Fashion and Gays: An Exploration in New York

9.27.2013

By Nicholas Cimarusti

"A Queer History of Fashion: From the Closet to the Catwalk" at The Museum at the Fashion Institute of Technology is a sartorial-lovers' dream.

Fashion has long been an important means of expression for LGBT people. The recently opened "A Queer History of Fashion: From the Closet to the Catwalk" at The Museum at FIT displays a visual catalog of the styles that have defined queer culture, from the 18th-century to modern couture.

Curated by Fred Dennis, senior curator of costume, and Valerie Steele, director and chief curator of The Museum at FIT, the exhibition took two years of research and collection to complete. Visitors are taken on a three century-long exploration of the influence of LGBT designers and icons on fashion, both mainstream and subculture. Nearly every scene and style imaginable is exhibited: dandyism, androgyny, street style, drag, punk, leather and every other trend in which the LGBT community has lent a hand.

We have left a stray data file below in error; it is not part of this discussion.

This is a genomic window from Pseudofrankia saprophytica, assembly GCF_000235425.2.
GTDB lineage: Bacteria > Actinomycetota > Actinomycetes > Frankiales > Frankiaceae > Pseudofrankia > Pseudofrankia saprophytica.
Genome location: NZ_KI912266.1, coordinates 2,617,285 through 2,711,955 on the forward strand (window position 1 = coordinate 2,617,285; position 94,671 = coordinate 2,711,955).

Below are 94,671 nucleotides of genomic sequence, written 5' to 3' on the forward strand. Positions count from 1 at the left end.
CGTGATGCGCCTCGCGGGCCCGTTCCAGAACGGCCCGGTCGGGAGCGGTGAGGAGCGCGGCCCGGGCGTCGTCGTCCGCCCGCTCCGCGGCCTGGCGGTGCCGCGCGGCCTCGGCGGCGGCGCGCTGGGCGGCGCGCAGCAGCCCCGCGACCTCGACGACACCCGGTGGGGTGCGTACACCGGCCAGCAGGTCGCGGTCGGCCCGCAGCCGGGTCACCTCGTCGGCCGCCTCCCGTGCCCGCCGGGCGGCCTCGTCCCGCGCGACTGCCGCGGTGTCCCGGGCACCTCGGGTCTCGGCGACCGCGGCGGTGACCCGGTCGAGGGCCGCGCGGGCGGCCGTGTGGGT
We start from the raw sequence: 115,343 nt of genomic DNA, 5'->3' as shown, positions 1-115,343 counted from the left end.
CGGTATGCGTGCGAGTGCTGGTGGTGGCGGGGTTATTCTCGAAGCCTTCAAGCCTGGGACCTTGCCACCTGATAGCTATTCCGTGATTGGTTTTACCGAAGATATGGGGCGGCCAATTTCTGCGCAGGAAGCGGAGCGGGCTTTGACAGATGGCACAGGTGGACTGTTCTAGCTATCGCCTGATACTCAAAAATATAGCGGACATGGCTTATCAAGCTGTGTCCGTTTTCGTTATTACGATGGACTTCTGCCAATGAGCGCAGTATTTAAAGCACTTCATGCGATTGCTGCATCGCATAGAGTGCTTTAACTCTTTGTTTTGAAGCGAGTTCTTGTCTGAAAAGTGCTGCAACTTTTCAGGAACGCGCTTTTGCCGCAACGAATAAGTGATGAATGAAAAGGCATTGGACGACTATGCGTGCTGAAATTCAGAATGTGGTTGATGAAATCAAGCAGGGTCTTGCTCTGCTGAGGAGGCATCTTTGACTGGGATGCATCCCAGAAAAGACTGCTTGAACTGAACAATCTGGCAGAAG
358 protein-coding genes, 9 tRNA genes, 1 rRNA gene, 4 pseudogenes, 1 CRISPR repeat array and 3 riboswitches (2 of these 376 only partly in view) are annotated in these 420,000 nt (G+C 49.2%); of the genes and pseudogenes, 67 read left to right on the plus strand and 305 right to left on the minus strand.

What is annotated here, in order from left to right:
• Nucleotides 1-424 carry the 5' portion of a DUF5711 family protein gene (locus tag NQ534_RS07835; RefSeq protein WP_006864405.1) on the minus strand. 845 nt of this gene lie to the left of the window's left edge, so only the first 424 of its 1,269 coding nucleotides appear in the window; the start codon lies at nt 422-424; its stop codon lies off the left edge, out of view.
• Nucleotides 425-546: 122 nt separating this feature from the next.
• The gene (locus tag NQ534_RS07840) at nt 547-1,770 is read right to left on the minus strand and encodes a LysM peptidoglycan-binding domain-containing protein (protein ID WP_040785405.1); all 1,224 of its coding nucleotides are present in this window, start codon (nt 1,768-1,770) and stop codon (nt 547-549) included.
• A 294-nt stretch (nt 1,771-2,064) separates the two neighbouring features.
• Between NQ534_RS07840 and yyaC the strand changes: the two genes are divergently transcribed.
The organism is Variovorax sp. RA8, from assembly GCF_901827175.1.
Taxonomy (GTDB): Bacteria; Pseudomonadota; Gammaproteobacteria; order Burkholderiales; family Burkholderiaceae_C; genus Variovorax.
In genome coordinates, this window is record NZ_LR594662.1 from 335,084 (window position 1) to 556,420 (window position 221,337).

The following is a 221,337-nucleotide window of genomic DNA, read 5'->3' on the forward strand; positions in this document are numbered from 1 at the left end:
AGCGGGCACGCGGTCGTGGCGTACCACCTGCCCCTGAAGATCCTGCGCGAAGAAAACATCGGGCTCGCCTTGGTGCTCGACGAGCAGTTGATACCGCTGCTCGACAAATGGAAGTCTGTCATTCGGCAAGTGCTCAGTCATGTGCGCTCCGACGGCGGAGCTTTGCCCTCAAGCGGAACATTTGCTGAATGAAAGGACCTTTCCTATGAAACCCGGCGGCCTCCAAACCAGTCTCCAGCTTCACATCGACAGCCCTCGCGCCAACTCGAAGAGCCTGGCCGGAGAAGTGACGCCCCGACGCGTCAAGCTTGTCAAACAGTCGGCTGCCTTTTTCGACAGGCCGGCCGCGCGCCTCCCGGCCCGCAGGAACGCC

"This is about honoring the gay and lesbian designers of the past and present," Dennis says in a statment. "By acknowledging their contributions to fashion, we want to encourage people to embrace diversity." Of particular interest is the attention paid to the progression of styles before and after pivotal events in LGBT history, such as Stonewall and the AIDS outbreak.

The exhibition aims to show visitors that the LGBT community has played an instrumental role in the development and creation of fashion and thus society as a whole. In keeping with the central messag, that gay rights are human rights, a section for gay wedding fashion concludes the exhibition.

"A Queer History of Fashion" runs until Jan. 4, 2014, at The Museum at FIT. Click here for more info.

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